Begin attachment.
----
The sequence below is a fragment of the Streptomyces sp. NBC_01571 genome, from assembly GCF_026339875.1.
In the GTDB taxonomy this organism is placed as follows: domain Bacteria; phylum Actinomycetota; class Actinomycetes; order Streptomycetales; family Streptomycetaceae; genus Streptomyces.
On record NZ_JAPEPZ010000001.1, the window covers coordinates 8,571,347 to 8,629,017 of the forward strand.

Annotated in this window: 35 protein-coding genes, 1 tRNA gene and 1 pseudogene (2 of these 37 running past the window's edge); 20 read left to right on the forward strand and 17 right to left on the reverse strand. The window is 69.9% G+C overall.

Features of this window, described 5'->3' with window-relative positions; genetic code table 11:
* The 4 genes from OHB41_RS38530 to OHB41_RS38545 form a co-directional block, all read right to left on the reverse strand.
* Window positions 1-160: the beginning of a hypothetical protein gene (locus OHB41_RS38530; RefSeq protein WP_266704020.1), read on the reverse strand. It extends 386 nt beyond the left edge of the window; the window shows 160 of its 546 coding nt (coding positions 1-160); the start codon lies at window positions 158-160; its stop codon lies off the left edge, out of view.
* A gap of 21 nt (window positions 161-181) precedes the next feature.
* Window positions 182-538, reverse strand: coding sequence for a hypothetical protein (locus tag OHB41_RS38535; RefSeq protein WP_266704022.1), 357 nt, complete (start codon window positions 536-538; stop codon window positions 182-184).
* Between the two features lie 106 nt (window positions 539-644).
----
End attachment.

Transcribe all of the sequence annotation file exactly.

The sequence below is a fragment of the Streptomyces sp. NBC_01571 genome, from assembly GCF_026339875.1.
In the GTDB taxonomy this organism is placed as follows: domain Bacteria; phylum Actinomycetota; class Actinomycetes; order Streptomycetales; family Streptomycetaceae; genus Streptomyces.
On record NZ_JAPEPZ010000001.1, the window covers coordinates 8,571,347 to 8,629,017 of the forward strand.

Annotated in this window: 35 protein-coding genes, 1 tRNA gene and 1 pseudogene (2 of these 37 running past the window's edge); 20 read left to right on the forward strand and 17 right to left on the reverse strand. The window is 69.9% G+C overall.

Features of this window, described 5'->3' with window-relative positions; genetic code table 11:
* The 4 genes from OHB41_RS38530 to OHB41_RS38545 form a co-directional block, all read right to left on the reverse strand.
* Window positions 1-160: the beginning of a hypothetical protein gene (locus OHB41_RS38530; RefSeq protein WP_266704020.1), read on the reverse strand. It extends 386 nt beyond the left edge of the window; the window shows 160 of its 546 coding nt (coding positions 1-160); the start codon lies at window positions 158-160; its stop codon lies off the left edge, out of view.
* A gap of 21 nt (window positions 161-181) precedes the next feature.
* Window positions 182-538, reverse strand: coding sequence for a hypothetical protein (locus tag OHB41_RS38535; RefSeq protein WP_266704022.1), 357 nt, complete (start codon window positions 536-538; stop codon window positions 182-184).
* Between the two features lie 106 nt (window positions 539-644).